Algebraic integer

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This article is about the ring of complex numbers integral over . For the general notion of algebraic integer, see Integrality.
Not to be confused with algebraic element or algebraic number.

In number theory, an algebraic integer is a complex number that is a root of some monic polynomial (a polynomial whose leading coefficient is 1) with coefficients in (the set of integers). The set of all algebraic integers is closed under addition and multiplication and therefore is a subring of complex numbers denoted by A. The ring A is the integral closure of regular integers in complex numbers.

The ring of integers of a number field K, denoted by OK, is the intersection of K and A: it can also be characterised as the maximal order of the field K. Each algebraic integer belongs to the ring of integers of some number field. A number x is an algebraic integer if and only if the ring [x] is finitely generated as an abelian group, which is to say, as a -module.

Definitions[edit]

The following are equivalent definitions of an algebraic integer. Let K be a number field (i.e., a finite extension of \mathbb Q, the set of rational numbers), in other words, K = \mathbb{Q}(\theta) for some algebraic number \theta \in \mathbb{C} by the primitive element theorem.

  • \alpha \in K is an algebraic integer if there exists a monic polynomial f(x) \in \mathbb{Z}[x] such that f(\alpha) = 0.
  • \alpha \in K is an algebraic integer if the minimal monic polynomial of \alpha over \mathbb Q is in \mathbb{Z}[x].
  • \alpha \in K is an algebraic integer if \mathbb{Z}[\alpha] is a finitely generated \mathbb Z-module.
  • \alpha \in K is an algebraic integer if there exists a finitely generated \mathbb{Z}-submodule M \subset \mathbb{C} such that \alpha M \subseteq M.

Algebraic integers are a special case of integral elements of a ring extension. In particular, an algebraic integer is an integral element of a finite extension K / \mathbb{Q}.

Examples[edit]

  • The only algebraic integers which are found in the set of rational numbers are the integers. In other words, the intersection of Q and A is exactly Z. The rational number a/b is not an algebraic integer unless b divides a. Note that the leading coefficient of the polynomial bx − a is the integer b. As another special case, the square root √n of a non-negative integer n is an algebraic integer, and so is irrational unless n is a perfect square.
  • If d is a square free integer then the extension K = Q(√d) is a quadratic field of rational numbers. The ring of algebraic integers OK contains √d since this is a root of the monic polynomial x2 − d. Moreover, if d ≡ 1 (mod 4) the element (1 + √d)/2 is also an algebraic integer. It satisfies the polynomial x2 − x + (1 − d)/4 where the constant term (1 − d)/4 is an integer. The full ring of integers is generated by √d or (1 + √d)/2 respectively. See quadratic integers for more.
  • The ring of integers of the field F = \mathbf Q[\alpha], \alpha = \sqrt[3] m has the following integral basis, writing m = hk^2 for two square-free coprime integers h and k:[1]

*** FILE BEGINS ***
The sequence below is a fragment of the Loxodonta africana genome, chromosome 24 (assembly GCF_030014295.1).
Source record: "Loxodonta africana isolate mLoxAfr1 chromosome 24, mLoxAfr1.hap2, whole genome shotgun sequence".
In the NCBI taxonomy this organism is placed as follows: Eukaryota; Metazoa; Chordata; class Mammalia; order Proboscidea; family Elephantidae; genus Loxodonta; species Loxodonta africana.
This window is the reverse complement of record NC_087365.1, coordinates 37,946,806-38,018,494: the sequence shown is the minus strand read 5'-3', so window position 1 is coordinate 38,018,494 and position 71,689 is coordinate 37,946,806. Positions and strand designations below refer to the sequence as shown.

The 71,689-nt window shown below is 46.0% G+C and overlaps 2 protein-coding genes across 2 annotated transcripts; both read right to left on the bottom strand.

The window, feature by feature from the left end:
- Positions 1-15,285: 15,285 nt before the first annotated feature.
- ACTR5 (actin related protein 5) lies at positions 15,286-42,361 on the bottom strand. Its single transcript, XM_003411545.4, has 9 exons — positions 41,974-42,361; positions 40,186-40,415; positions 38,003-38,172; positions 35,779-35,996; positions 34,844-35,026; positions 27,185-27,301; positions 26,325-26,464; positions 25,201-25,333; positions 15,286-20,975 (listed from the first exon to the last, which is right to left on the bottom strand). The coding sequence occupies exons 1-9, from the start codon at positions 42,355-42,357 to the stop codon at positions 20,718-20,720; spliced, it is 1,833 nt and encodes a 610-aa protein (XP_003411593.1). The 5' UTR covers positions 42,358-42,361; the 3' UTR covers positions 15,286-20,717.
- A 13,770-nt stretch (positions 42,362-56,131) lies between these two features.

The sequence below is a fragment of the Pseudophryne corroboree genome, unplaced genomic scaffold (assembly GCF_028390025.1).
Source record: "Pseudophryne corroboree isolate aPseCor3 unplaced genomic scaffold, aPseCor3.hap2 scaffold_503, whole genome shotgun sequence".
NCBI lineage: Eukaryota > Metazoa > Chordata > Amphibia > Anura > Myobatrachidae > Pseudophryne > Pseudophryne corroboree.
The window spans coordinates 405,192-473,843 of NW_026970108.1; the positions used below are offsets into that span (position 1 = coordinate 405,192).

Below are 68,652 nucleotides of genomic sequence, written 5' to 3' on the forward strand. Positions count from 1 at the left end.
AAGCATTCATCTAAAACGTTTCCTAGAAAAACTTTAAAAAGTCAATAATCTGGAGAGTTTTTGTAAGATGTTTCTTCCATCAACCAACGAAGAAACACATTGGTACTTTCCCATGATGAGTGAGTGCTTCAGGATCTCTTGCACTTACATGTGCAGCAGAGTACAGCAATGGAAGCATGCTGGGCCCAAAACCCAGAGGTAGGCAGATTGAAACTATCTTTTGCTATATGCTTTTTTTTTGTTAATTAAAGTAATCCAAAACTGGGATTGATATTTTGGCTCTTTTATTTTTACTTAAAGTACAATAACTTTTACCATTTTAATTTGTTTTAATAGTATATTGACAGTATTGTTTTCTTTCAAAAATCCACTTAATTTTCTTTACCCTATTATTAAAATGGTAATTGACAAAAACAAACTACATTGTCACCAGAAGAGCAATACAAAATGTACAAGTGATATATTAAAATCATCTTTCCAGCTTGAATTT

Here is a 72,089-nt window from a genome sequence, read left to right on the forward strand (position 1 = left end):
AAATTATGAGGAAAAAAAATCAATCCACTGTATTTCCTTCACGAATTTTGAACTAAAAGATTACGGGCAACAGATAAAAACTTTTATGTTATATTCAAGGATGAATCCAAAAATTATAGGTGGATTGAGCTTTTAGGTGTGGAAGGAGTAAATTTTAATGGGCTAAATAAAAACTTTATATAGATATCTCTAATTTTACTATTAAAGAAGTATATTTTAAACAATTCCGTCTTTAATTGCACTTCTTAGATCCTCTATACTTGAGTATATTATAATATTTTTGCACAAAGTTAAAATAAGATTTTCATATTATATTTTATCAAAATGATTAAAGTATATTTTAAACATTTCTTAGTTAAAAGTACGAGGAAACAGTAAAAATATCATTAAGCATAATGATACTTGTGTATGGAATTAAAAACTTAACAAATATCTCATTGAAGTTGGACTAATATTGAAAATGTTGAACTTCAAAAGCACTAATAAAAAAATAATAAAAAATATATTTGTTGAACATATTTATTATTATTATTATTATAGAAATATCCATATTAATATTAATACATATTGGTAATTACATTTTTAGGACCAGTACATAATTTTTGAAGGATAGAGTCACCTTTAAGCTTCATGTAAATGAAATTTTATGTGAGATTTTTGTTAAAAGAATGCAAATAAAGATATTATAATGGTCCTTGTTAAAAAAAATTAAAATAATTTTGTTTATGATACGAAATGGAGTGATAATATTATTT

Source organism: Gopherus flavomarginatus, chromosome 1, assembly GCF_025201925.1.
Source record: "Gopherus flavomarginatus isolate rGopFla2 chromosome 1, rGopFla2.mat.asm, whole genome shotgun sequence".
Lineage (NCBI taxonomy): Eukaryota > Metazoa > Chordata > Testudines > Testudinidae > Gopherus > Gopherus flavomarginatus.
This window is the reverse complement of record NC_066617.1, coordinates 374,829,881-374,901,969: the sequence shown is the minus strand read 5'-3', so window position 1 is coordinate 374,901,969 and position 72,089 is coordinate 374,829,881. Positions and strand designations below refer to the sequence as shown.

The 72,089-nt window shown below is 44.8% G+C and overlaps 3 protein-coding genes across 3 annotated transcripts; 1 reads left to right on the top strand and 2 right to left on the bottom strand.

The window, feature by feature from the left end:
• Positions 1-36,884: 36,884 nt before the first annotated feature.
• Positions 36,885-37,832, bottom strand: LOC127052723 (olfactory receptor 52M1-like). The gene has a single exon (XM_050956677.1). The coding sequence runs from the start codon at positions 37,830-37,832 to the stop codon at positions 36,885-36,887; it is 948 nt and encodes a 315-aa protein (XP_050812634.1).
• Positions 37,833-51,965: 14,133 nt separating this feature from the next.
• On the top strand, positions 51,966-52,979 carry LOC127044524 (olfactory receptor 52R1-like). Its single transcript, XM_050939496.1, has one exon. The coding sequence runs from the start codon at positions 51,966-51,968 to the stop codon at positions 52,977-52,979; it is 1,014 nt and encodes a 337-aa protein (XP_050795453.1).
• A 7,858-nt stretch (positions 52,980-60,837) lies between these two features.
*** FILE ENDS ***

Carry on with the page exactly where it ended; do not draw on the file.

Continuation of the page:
\begin{cases}
1, \alpha, \frac{\alpha^2 \pm k^2 \alpha + k^2}{3k} & m \equiv \pm 1 \mod 9 \\
1, \alpha, \frac{\alpha^2}k  & \mathrm{else}
\end{cases}
  • If ζn is a primitive n-th root of unity, then the ring of integers of the cyclotomic field Q(ζn) is precisely Z[ζn].
  • If α is an algebraic integer then \beta=\sqrt[n]{\alpha} is another algebraic integer. A polynomial for β is obtained by substituting xn in the polynomial for α.

Non-example[edit]

  • If P(x) is a primitive polynomial which has integer coefficients but is not monic, and P is irreducible over Q, then none of the roots of P are algebraic integers. (Here primitive is used in the sense that the highest common factor of the set of coefficients of P is 1; this is weaker than requiring the coefficients to be pairwise relatively prime.)

Facts[edit]

  • The sum, difference and product of two algebraic integers is an algebraic integer. In general their quotient is not. The monic polynomial involved is generally of higher degree than those of the original algebraic integers, and can be found by taking resultants and factoring. For example, if x2 − x − 1 = 0, y3 − y − 1 = 0 and z = xy, then eliminating x and y from z − xy and the polynomials satisfied by x and y using the resultant gives z6 − 3z4 − 4z3 + z2 + z − 1, which is irreducible, and is the monic polynomial satisfied by the product. (To see that the xy is a root of the x-resultant of z − xy and x2 − x − 1, one might use the fact that the resultant is contained in the ideal generated by its two input polynomials.)
  • Any number constructible out of the integers with roots, addition, and multiplication is therefore an algebraic integer; but not all algebraic integers are so constructible: in a naïve sense, most roots of irreducible quintics are not. This is the Abel-Ruffini theorem.
  • Every root of a monic polynomial whose coefficients are algebraic integers is itself an algebraic integer. In other words, the algebraic integers form a ring which is integrally closed in any of its extensions.

See also[edit]

References[edit]

  1. ^ Marcus, Daniel A. (1977), Number fields, Berlin, New York: Springer-Verlag, ISBN 978-0-387-90279-1 , chapter 2, p. 38 and exercise 41.
  • Daniel A. Marcus, Number Fields, third edition, Springer-Verlag, 1977